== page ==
of the embassy. The exterior of the building was decorated with a variety of brilliant 
and lively colours, by the proper distribution, as well as contrast of which, the Chinese 
are able to produce the most pleasing effects. The front was left completely open 
towards the river, and the interior adorned with the same elegance and success. 
The performance was continued without interruption during a whole day, pantomime and 
historic dramas taking alternate possession of the boards. Strict attention was paid to 
costume, the actors being uniformly habited in the ancient dresses of the age in which 
the personages represented were supposed to have lived. A kind of recitative supplied 
the place of dialogue, accompanied by a variety of musical instruments, in which the 
gong, kettle-drum, and trumpet were conspicuous, each pause being filled up by a loud 
crash, such as our "brass bands" sometimes introduce. Every actor announced on his 
first entrance the parfhe was about to perform, ^ — where the scene was laid, and other 
explanatory circumstances ; but this precaution is only observed when the audience are 
foreigners, or imperfectly acquainted with the language of China. 



THE IMOGENE AND ANDROMACHE PASSING THE BOCCA TIGRIS. 



How should the wit of Chinaman conceive 
The thunder of Old England's oaken war' 

His puny flutt'nng fleet may deftly thieve ; 
His nautic empire raise or sink a Bar : 

Our Line he never saw — how then believe ? — 
Nor heard of Nelson, or of Trafalgar. 



H WING much confidence in "sound and fury," the Chinese calculated upon exciting 
terror by noise and high-sounding epithets, and reverence by those of the most extra- 
vagant pretensions. Their emperor is styled Teaou-kwang, or Reason's Glory ; and 
dragon, serpent and tiger, are terms of frequent application, where strength, power, or 
punishment is implied. The costume of the Tartar soldier is made to resemble the 

* A calculation was made by Mr. Barrow of the quantity of salt contained in the pyramids of bags standing 
on the quays of Tien-sin when he passed by them, and it was found to be sufficient for the consumption of thirty 
millions of people for one whole year. A considerable revenue is derived from thg gabeUe, or salt-duty, and the 
situation of collector at tbi" place is one of the most lucrative appointments in the imperial gift.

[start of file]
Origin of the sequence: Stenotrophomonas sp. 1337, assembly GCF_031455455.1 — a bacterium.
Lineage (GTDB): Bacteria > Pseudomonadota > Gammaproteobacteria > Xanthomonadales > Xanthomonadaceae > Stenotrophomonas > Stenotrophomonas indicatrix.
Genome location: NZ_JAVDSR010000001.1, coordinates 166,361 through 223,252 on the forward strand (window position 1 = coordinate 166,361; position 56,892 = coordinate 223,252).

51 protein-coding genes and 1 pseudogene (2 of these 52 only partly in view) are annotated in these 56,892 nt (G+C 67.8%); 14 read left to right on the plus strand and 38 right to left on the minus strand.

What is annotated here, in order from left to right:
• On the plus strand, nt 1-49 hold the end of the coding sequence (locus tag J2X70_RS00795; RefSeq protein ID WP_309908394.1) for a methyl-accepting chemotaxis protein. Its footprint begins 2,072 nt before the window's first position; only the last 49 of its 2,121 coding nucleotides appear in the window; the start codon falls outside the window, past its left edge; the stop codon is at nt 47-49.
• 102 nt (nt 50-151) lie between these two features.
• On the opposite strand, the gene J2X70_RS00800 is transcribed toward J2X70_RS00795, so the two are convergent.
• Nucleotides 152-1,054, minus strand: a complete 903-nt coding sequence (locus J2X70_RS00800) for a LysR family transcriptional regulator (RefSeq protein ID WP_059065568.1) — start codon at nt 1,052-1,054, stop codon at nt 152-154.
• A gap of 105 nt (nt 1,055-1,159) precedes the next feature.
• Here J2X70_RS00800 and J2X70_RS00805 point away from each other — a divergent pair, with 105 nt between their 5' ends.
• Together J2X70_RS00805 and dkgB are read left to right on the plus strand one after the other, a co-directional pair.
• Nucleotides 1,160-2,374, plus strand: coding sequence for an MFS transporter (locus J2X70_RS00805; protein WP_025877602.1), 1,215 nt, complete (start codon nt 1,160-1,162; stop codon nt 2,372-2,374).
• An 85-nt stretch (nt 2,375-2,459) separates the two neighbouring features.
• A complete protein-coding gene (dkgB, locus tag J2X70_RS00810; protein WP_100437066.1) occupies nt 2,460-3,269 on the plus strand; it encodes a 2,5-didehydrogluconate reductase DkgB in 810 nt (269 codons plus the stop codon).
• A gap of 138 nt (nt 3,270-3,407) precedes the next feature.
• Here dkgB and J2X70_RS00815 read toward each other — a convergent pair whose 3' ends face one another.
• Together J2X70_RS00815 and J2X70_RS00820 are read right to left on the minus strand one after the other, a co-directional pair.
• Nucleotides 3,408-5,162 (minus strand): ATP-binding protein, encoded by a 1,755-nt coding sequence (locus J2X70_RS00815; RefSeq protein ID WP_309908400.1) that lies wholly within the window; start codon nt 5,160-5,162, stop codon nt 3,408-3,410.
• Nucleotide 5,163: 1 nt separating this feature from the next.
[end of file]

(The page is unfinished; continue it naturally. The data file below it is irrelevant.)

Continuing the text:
THE IMOGENE AND ANDROMACHE PASSING THE BOCCA TIGRIS. 69. 

skin of the spotted tiger , heads of the same fierce and active animal are represented 
on their shields, as well as on the embrasures of the batteries. The most famous 
fortress in all China is that on Tiger Island ; and the narrow opening in the Canton 
river, which is protected by an amazing number of cannon, is designated Bocca Tigris. 
or the Tiger's Mouth. 

The o-reat estuary of the Canton river, which, near to where tlie Factories stood, 
assumes the name of Chou-keang, or the Pearl river, is contracted between the forts of 
Chuenpee or Shakok and Tycocktow (Great Rising Head,) into a channel of about 
two miles in width. From the former of these points, the coast trends eastward, 
embracing the shallows known as Anson's Bay, to the batteries of Anunghoy (Woman's 
Shoe,) just three miles from Chuenpee. Above Tycocktow are two rocky islets, South 
and North Wantong, between which and Anunghoy, rather less than two miles' dis- 
tance, is the celebrated throat of " Tiger's Mouth ;"* and about two miles farther up 
the river, is situated Tiger Island, or Ty-hoo-tow. Anunghoy batteries have always been 
strongly garrisoned, and, before the last war, mounted one hundred and forty pieces of 
ordnance ; the batteries of North Wantong, immediately opposite to them, mounted one 
hundred and sixty-five. Between the islet of South Wantong and the new fort of